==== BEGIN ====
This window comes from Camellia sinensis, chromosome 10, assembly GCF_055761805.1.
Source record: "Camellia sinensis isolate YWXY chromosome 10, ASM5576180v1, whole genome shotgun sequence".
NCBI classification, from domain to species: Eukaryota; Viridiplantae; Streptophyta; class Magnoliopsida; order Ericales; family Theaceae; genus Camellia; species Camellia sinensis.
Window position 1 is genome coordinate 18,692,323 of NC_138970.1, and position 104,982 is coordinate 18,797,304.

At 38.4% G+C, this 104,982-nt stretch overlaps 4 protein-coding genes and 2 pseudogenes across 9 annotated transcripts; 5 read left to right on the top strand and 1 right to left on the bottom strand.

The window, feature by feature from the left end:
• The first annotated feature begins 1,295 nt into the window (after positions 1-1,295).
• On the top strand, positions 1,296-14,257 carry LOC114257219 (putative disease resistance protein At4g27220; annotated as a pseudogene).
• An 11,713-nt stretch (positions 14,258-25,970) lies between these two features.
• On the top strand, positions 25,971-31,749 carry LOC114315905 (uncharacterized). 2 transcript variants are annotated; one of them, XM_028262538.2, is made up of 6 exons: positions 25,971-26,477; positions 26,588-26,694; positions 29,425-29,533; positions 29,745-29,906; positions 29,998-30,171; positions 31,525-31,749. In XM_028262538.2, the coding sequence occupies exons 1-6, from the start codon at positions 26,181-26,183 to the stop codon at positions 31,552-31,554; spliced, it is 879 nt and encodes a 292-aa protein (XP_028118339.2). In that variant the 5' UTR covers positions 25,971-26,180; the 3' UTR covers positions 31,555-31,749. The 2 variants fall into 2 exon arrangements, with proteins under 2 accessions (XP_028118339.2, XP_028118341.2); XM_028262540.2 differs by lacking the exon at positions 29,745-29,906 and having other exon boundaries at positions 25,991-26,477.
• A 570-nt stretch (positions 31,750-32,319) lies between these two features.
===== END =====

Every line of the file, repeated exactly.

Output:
This window comes from Camellia sinensis, chromosome 10, assembly GCF_055761805.1.
Source record: "Camellia sinensis isolate YWXY chromosome 10, ASM5576180v1, whole genome shotgun sequence".
NCBI classification, from domain to species: Eukaryota; Viridiplantae; Streptophyta; class Magnoliopsida; order Ericales; family Theaceae; genus Camellia; species Camellia sinensis.
Window position 1 is genome coordinate 18,692,323 of NC_138970.1, and position 104,982 is coordinate 18,797,304.

At 38.4% G+C, this 104,982-nt stretch overlaps 4 protein-coding genes and 2 pseudogenes across 9 annotated transcripts; 5 read left to right on the top strand and 1 right to left on the bottom strand.

The window, feature by feature from the left end:
• The first annotated feature begins 1,295 nt into the window (after positions 1-1,295).
• On the top strand, positions 1,296-14,257 carry LOC114257219 (putative disease resistance protein At4g27220; annotated as a pseudogene).
• An 11,713-nt stretch (positions 14,258-25,970) lies between these two features.
• On the top strand, positions 25,971-31,749 carry LOC114315905 (uncharacterized). 2 transcript variants are annotated; one of them, XM_028262538.2, is made up of 6 exons: positions 25,971-26,477; positions 26,588-26,694; positions 29,425-29,533; positions 29,745-29,906; positions 29,998-30,171; positions 31,525-31,749. In XM_028262538.2, the coding sequence occupies exons 1-6, from the start codon at positions 26,181-26,183 to the stop codon at positions 31,552-31,554; spliced, it is 879 nt and encodes a 292-aa protein (XP_028118339.2). In that variant the 5' UTR covers positions 25,971-26,180; the 3' UTR covers positions 31,555-31,749. The 2 variants fall into 2 exon arrangements, with proteins under 2 accessions (XP_028118339.2, XP_028118341.2); XM_028262540.2 differs by lacking the exon at positions 29,745-29,906 and having other exon boundaries at positions 25,991-26,477.
• A 570-nt stretch (positions 31,750-32,319) lies between these two features.